Lots of people already have. Martin's series A Song of Ice and Fire, which started with A Game of Thrones, has sold about 15 million copies worldwide. Its fans are passionate. Some have joined a club called the Brotherhood Without Banners that started 10 years ago on a dark and stormy night (or maybe it wasn't) at Philcon, an annual gathering sponsored by the Philadelphia Science Fiction Society, when Throne lovers bonded over Pat's cheesesteaks.
In Sunday's extravagant series premiere at 9 p.m., denizens of the northern outpost of Winterfell chow down with the king's huge entourage, which has made the monthlong journey from King's Landing - not every name in Thrones is as rapturously exotic as it could be. It's a classic medieval feast scene that you've seen a million times before (like a lot of the scenes in Thrones), with wenching and boozing and weighty joints of meat. No cheesesteaks.
Ice and Fire fans argue that their beloved sword-and-animal-skin saga is different from those that have come before because the characters are more individualized and the themes more adult, which, on HBO, can be a code for naked. Remember Rome?
One sweet 13-year-old princess doffs her dress and gets felt up by her evil brother who marvels at her womanly parts, as do we, since the actress who plays her is in her 20s. Then she's married off to the biggest and meanest captain of the barely civilized Dothraki. Bro wants to enlist his savage army to regain the throne of his forefathers across the sea.
"If you have to all 40,000 men" to get the army on our side, he tells his virginal sister, in coarser terms of course, well, that's just what she'll have to do.
This kid's going to grow up fast, and your kids probably shouldn't be watching this series.
It's hard to tell the players in this epic without a scorecard, which HBO has generously provided to TV critics trying to make sense of it.
You have your exiles, the Targaryens, and their uncouth friends (and it's quite a trip down uncouth lane to get to them, past all the savagery of the supposedly more civilized denizens of Westeros).
You have the current king, Robert Baratheon (Still Standing's Mark Addy), fat and fun and fightin', who may be the most exalted of the show's characters, since he has, according to the card, the blood of the Storm Kings running through him. The Storm Kings are illustrious not because of their possible distant relationship to a certain TV critic, but because they date to the Age of Heroes, when, apparently, things were a lot better than they are now in primitive Westeros, which has progressed much more slowly over many more thousands of years than our own, real civilization.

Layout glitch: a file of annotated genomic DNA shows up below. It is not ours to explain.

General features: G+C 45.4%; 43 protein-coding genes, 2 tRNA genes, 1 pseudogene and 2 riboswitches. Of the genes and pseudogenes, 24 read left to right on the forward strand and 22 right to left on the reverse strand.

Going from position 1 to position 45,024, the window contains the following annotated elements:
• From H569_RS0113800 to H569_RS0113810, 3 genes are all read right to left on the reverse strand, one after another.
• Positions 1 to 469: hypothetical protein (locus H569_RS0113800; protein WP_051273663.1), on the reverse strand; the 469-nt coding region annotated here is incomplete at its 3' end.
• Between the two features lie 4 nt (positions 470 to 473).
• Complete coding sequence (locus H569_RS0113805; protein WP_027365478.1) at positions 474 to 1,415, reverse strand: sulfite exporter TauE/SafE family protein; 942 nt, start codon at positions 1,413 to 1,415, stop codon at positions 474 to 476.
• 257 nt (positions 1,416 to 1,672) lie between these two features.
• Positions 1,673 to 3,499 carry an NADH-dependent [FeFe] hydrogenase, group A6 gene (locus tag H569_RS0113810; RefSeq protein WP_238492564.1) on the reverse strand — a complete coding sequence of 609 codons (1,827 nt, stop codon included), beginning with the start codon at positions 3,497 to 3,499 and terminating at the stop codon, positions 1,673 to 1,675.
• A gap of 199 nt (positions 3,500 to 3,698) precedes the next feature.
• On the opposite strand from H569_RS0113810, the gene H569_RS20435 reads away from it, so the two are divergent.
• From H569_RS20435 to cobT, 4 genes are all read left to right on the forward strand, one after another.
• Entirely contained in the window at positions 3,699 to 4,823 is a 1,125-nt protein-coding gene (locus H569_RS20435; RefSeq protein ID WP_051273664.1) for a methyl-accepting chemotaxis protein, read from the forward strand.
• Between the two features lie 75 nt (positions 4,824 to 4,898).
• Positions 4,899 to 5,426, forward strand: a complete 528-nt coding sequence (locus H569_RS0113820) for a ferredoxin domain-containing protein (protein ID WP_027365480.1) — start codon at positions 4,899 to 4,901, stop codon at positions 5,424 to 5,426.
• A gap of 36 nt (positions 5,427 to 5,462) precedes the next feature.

Though they do seem to have figured out how to put an incredibly sharp edge on their huge swords.
Two heads are effortlessly removed from their bodies in the first 15 minutes. (What fun the crew must have had with those spewing neck veins and that "thweeestt" slicing sound.) And that's before the big wedding scene when an adviser wise in the ways of the foreigners informs the evil prince that "a Dothraki wedding without at least three deaths is considered a dull affair." This wedding's pretty dull anyway, even with the gore and public fornicating and other large-scale, and probably expensive, debauchery.
Returning to the scorecard, you have the king's wife (Lena Headey from Terminator: The Sarah Connor Chronicles) and her twin brother, the handsome Ser Jaime Lannister, and I don't feel at all compelled to research why he's called "Ser." And their non-twin brother (you can tell because he's a dwarf), Tyrion, who, though short of stature, is apparently long where it counts. These three seem to have the show's most interesting family relationship.
Then there are the Starks, led by Ned (Sean Bean, who got some practice in this sort of thing in Lord of the Rings), who will have to leave his beloved frozen north, and the bloodcurdling White Walkers who have reappeared after thousands of years on the other side of the big wall constructed by Ned's ancestor Bran (not Bob) the Builder to keep them out. Ned's off to King's Landing to become the king's right-hand man. There's a batch of interesting Stark children, including one whose mother is not Lady Catelyn Stark, Ned's wife, who may have some ties to the Targaryens.
Lots of other folks with funny names are waiting on the bench to get into the game.
Much has been made of author Martin's early toil in the fields of TV, where he worked on the '80s remake of The Twilight Zone and Beauty and the Beast, which starred the original Sarah Connor, Linda Hamilton, long before Headey came along.
The tube, he told TV critics at their winter meeting, was so confining. "I wanted to kind of spread my wings, and I sat down and said, 'I'm going back to prose. I don't have to worry about a budget. I don't have to worry about it being producible. I'm going to have hundreds of characters in giant battles and magnificent castles, and they'll never make this in television or film, but I don't have to worry about it.' "
Now they are making it in television, and executive producers David Benioff and D.B. Weiss and HBO are worrying about it. The network hopes vast armies of new viewers buy subscriptions to justify the production's vast costs. Perhaps they will.
And there's little chance current HBO viewers will get so incensed over Game of Thrones that they'll cancel their subscriptions. They may watch it just to pass the time until True Blood, with its more psychologically satisfying sex and violence, comes back in a couple of months.
Contact television critic Jonathan Storm at 215-854-5618 or email@example.com. Read his recent work at http://go.philly.com/jonathanstorm.
Game of Thrones
9 p.m. Sunday on HBO